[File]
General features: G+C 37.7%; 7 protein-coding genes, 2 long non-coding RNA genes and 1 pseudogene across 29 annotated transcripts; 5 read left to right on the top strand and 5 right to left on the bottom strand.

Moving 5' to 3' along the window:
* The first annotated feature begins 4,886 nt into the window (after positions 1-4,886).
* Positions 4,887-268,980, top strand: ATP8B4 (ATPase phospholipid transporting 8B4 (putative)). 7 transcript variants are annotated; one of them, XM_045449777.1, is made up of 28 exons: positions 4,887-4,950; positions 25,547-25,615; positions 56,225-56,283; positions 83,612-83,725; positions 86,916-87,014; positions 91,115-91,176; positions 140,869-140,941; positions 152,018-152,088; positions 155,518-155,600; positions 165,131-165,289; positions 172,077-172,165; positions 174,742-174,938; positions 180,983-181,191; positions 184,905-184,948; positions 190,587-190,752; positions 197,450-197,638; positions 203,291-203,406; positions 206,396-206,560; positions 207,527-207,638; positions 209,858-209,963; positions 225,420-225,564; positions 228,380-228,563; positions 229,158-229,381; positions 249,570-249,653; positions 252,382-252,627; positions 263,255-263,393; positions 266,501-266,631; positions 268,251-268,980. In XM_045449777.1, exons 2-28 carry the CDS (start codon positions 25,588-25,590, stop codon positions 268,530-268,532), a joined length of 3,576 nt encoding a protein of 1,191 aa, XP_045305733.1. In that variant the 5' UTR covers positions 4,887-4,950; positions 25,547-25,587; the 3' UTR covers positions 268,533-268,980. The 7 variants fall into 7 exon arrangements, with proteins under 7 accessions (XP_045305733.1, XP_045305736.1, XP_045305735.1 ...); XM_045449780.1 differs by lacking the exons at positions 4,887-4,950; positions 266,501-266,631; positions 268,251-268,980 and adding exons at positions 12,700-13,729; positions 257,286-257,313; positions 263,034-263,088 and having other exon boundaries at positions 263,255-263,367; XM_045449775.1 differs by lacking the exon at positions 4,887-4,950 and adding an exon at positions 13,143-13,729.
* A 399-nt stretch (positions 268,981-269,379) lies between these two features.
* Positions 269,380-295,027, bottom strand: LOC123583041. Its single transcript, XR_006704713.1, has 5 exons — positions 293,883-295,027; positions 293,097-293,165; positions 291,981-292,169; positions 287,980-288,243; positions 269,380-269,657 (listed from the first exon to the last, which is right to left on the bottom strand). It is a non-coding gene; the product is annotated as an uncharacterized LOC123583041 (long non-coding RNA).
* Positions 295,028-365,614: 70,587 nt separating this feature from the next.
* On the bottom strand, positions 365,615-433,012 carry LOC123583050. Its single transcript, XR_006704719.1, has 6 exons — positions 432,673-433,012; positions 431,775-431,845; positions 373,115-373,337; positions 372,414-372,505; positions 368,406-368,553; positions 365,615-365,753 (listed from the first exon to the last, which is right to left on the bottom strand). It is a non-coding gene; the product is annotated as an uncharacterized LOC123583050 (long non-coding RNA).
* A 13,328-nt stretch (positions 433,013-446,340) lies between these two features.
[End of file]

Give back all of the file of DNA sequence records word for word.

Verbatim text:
General features: G+C 37.7%; 7 protein-coding genes, 2 long non-coding RNA genes and 1 pseudogene across 29 annotated transcripts; 5 read left to right on the top strand and 5 right to left on the bottom strand.

Moving 5' to 3' along the window:
* The first annotated feature begins 4,886 nt into the window (after positions 1-4,886).
* Positions 4,887-268,980, top strand: ATP8B4 (ATPase phospholipid transporting 8B4 (putative)). 7 transcript variants are annotated; one of them, XM_045449777.1, is made up of 28 exons: positions 4,887-4,950; positions 25,547-25,615; positions 56,225-56,283; positions 83,612-83,725; positions 86,916-87,014; positions 91,115-91,176; positions 140,869-140,941; positions 152,018-152,088; positions 155,518-155,600; positions 165,131-165,289; positions 172,077-172,165; positions 174,742-174,938; positions 180,983-181,191; positions 184,905-184,948; positions 190,587-190,752; positions 197,450-197,638; positions 203,291-203,406; positions 206,396-206,560; positions 207,527-207,638; positions 209,858-209,963; positions 225,420-225,564; positions 228,380-228,563; positions 229,158-229,381; positions 249,570-249,653; positions 252,382-252,627; positions 263,255-263,393; positions 266,501-266,631; positions 268,251-268,980. In XM_045449777.1, exons 2-28 carry the CDS (start codon positions 25,588-25,590, stop codon positions 268,530-268,532), a joined length of 3,576 nt encoding a protein of 1,191 aa, XP_045305733.1. In that variant the 5' UTR covers positions 4,887-4,950; positions 25,547-25,587; the 3' UTR covers positions 268,533-268,980. The 7 variants fall into 7 exon arrangements, with proteins under 7 accessions (XP_045305733.1, XP_045305736.1, XP_045305735.1 ...); XM_045449780.1 differs by lacking the exons at positions 4,887-4,950; positions 266,501-266,631; positions 268,251-268,980 and adding exons at positions 12,700-13,729; positions 257,286-257,313; positions 263,034-263,088 and having other exon boundaries at positions 263,255-263,367; XM_045449775.1 differs by lacking the exon at positions 4,887-4,950 and adding an exon at positions 13,143-13,729.
* A 399-nt stretch (positions 268,981-269,379) lies between these two features.
* Positions 269,380-295,027, bottom strand: LOC123583041. Its single transcript, XR_006704713.1, has 5 exons — positions 293,883-295,027; positions 293,097-293,165; positions 291,981-292,169; positions 287,980-288,243; positions 269,380-269,657 (listed from the first exon to the last, which is right to left on the bottom strand). It is a non-coding gene; the product is annotated as an uncharacterized LOC123583041 (long non-coding RNA).
* Positions 295,028-365,614: 70,587 nt separating this feature from the next.
* On the bottom strand, positions 365,615-433,012 carry LOC123583050. Its single transcript, XR_006704719.1, has 6 exons — positions 432,673-433,012; positions 431,775-431,845; positions 373,115-373,337; positions 372,414-372,505; positions 368,406-368,553; positions 365,615-365,753 (listed from the first exon to the last, which is right to left on the bottom strand). It is a non-coding gene; the product is annotated as an uncharacterized LOC123583050 (long non-coding RNA).
* A 13,328-nt stretch (positions 433,013-446,340) lies between these two features.